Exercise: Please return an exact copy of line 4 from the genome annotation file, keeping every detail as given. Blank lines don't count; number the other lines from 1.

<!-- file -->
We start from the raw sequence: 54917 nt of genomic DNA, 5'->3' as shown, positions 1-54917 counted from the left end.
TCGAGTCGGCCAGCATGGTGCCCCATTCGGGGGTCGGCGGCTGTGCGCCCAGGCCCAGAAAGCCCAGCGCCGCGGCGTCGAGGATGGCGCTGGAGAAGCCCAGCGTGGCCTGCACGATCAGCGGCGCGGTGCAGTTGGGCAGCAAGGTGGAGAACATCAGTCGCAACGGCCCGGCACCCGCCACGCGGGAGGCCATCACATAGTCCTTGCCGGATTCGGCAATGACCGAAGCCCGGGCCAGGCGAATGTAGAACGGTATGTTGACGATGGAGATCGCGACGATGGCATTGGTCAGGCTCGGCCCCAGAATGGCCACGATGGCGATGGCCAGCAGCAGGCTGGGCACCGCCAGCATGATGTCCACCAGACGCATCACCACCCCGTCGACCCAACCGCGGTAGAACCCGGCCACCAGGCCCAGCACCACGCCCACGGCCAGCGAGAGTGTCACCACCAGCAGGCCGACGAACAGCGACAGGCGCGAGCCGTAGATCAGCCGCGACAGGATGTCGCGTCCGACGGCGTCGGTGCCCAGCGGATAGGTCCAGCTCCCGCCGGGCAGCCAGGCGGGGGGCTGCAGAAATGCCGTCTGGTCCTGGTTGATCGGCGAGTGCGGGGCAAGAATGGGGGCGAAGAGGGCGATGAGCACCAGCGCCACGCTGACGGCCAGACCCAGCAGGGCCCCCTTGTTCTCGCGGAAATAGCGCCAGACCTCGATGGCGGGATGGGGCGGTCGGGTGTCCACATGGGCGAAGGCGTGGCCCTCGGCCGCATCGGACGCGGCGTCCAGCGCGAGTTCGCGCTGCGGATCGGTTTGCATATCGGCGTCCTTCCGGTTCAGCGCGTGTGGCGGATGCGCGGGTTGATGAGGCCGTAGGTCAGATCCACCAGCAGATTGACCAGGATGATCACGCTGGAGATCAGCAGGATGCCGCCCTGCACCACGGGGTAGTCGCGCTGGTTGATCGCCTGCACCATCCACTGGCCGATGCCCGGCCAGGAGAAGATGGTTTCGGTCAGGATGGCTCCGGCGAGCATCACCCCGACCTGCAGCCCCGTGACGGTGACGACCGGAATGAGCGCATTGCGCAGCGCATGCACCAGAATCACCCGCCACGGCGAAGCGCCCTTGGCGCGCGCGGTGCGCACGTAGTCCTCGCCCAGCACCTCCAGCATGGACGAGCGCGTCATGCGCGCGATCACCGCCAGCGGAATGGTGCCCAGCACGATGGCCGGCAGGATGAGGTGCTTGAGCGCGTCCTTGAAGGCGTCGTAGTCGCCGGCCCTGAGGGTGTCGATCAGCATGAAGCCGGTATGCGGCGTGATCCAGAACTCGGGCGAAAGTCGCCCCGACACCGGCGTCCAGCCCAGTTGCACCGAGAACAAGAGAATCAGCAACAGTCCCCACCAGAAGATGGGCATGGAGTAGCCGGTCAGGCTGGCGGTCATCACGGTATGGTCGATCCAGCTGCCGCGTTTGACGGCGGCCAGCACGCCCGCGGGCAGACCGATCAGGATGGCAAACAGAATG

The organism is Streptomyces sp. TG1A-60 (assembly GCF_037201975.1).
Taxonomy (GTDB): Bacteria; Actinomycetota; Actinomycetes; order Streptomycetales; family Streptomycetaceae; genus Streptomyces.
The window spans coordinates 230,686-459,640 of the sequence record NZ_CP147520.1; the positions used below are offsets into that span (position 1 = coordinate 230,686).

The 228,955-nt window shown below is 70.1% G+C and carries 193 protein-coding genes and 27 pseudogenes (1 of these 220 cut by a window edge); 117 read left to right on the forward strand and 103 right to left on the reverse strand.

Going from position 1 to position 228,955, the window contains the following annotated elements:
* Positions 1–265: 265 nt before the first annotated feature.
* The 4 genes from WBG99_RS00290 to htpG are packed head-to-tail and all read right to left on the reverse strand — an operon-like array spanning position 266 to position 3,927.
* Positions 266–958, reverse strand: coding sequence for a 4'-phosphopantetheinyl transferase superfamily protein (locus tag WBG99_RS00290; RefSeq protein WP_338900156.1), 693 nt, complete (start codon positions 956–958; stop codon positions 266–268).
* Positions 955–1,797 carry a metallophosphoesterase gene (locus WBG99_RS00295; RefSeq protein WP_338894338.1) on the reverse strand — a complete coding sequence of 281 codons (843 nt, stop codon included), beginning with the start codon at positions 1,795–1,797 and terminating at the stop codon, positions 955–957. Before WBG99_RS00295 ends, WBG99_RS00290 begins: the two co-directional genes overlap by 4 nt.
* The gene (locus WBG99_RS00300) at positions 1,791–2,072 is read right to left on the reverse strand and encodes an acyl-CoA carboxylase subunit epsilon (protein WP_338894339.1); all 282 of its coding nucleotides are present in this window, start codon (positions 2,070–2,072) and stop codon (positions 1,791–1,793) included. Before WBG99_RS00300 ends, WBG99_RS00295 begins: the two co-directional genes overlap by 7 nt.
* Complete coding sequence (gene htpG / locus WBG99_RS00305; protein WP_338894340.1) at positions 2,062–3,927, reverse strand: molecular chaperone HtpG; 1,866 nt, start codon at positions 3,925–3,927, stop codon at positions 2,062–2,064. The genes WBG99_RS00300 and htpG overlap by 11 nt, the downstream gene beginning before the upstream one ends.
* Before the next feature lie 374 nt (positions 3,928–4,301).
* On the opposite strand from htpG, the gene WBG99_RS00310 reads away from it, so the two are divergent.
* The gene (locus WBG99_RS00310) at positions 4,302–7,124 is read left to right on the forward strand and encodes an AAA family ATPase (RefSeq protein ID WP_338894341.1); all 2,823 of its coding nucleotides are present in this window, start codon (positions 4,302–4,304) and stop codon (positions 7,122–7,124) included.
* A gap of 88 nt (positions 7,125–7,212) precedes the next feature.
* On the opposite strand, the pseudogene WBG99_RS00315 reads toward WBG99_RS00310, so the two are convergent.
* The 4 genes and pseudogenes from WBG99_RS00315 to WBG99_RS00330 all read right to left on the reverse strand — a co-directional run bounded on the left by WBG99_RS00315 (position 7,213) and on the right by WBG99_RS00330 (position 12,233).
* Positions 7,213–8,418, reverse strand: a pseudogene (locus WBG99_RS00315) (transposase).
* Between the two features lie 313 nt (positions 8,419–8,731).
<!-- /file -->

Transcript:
Taxonomy (GTDB): Bacteria; Actinomycetota; Actinomycetes; order Streptomycetales; family Streptomycetaceae; genus Streptomyces.